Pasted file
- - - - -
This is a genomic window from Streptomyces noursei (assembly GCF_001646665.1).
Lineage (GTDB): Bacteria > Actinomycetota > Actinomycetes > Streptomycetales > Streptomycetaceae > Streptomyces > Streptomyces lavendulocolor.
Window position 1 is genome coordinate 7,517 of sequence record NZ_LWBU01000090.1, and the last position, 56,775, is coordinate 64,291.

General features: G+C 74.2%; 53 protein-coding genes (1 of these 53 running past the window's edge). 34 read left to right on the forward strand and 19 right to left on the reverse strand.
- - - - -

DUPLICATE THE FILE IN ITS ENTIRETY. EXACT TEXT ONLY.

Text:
This is a genomic window from Streptomyces noursei (assembly GCF_001646665.1).
Lineage (GTDB): Bacteria > Actinomycetota > Actinomycetes > Streptomycetales > Streptomycetaceae > Streptomyces > Streptomyces lavendulocolor.
Window position 1 is genome coordinate 7,517 of sequence record NZ_LWBU01000090.1, and the last position, 56,775, is coordinate 64,291.

General features: G+C 74.2%; 53 protein-coding genes (1 of these 53 running past the window's edge). 34 read left to right on the forward strand and 19 right to left on the reverse strand.